Purification (cleansing) practices include: a pranayama practice for eliminating excess phlegm and mucus from the respiratory system; an eye exercise; and a special technique for isolating and rolling the abdominal muscles. When properly performed, this last technique gives a powerful self-massage to the organs of the abdomen, resulting in improved digestion and relief from constipation.

 
Music and sound therapy use rhythm and melody, combined with hand movements and sound combinations, to develop concentration, breath coordination, communication and motor skills, as well as appreciation for the essentials of tone and harmony. In addition, studies have shown that the repetition of certain sound patterns can produce a calming and healing effect on the nervous system and psyche. The concept of sound therapy is as ancient and natural as the chirping of birds, the pitter-patter of a summer rainfall, or the internal rhythms of our own heartbeat and respiration. By combining sound therapy techniques with traditional Yoga practices, such as chanting and intonation, it is possible to create an ideal learning environment for all levels of Yoga practitioners.
 
Deep Relaxation is traditionally the conclusion and culmination of every Yoga session. During 10 - 20 minutes of complete silence and immobility, deep relaxation allows the body to absorb all the benefits of the previous asanas, pranayama, and cleansing practices.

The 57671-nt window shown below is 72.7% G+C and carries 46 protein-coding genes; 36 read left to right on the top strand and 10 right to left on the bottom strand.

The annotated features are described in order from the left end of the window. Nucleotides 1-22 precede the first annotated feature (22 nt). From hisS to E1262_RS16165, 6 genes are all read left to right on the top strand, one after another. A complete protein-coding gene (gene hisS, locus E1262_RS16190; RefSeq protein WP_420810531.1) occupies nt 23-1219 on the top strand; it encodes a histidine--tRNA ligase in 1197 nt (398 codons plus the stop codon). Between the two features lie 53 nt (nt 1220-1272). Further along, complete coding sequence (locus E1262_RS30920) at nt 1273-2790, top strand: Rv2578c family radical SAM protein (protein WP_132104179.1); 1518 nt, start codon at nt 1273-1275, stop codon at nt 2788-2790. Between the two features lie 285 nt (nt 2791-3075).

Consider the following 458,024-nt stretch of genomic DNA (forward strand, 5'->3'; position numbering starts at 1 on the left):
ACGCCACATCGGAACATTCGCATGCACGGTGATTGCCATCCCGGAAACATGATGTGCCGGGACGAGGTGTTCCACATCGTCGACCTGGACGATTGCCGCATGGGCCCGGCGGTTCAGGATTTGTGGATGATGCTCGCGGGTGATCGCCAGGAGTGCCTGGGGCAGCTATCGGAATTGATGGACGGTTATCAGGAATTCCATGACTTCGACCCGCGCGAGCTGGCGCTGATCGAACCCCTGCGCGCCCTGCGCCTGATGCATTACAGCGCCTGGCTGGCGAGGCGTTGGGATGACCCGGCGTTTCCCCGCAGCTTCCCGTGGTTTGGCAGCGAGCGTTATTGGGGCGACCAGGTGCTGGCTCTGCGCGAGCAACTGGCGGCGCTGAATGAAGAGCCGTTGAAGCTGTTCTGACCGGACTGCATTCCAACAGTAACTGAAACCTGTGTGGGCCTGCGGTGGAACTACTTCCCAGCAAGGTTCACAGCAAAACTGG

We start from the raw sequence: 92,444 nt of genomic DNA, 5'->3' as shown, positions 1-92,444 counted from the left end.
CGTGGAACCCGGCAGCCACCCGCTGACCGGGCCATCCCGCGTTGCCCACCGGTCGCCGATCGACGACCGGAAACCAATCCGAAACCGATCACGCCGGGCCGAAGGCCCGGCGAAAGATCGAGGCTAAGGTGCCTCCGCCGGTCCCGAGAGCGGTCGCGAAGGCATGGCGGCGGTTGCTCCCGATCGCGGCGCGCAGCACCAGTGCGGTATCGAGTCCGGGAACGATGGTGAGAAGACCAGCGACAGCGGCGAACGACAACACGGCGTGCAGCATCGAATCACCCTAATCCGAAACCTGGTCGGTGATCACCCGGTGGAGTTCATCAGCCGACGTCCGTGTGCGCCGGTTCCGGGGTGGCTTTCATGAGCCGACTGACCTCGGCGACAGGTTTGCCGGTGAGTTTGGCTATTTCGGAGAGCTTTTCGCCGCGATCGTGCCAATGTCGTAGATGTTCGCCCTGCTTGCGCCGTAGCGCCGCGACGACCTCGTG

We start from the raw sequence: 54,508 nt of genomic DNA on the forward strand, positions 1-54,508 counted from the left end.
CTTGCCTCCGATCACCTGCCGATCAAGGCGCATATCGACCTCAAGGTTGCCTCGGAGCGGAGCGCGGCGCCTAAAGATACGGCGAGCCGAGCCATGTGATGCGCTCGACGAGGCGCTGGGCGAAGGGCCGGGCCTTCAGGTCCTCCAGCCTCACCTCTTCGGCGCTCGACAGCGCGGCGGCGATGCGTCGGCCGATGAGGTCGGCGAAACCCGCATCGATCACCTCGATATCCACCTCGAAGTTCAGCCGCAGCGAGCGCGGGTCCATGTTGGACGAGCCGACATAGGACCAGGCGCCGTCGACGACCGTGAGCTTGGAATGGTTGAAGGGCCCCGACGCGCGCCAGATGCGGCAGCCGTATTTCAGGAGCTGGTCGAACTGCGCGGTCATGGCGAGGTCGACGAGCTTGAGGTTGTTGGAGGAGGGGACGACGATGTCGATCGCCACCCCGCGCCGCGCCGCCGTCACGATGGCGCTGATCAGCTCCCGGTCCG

When working with infants and toddlers, soft music is combined with massage of the feet and nape of the neck to help induce relaxation. For children and adults, deep relaxation begins as they lie down on their backs with palms up and legs spread one to two feet apart. Using soft background music and muted lighting, the instructor gently guides students through the relaxation process, encouraging the release of physical tension and mental stress by bringing the attention to various parts of the body. Visualization and meditation techniques are used in this part of the practice, as students direct their minds to points of tension and areas of blockage in their bodies. This is followed by a short period of unstructured relaxation, including meditation on the in- and out-flow of the breath, and the practice of pure awareness, undisturbed by distractions from the physical body.
 
In life, it is necessary to learn how to relax after a period of activity. People spend approximately one third of their time in sleep, trying to recoup the energy and vitality they expended during the day. Unfortunately, many never achieve this objective because they haven't learned the essentials of relaxation. Relaxation practices in Yoga are different than sleeping, but their benefits are similar, and the principles of deep relaxation can be applied with equal effectiveness to our sleeping hours as well as our waking ones. When properly done, deep relaxation can become a powerful meditation practice that helps to anchor and stabilize the mind's awareness in a pool of deep tranquility and peace.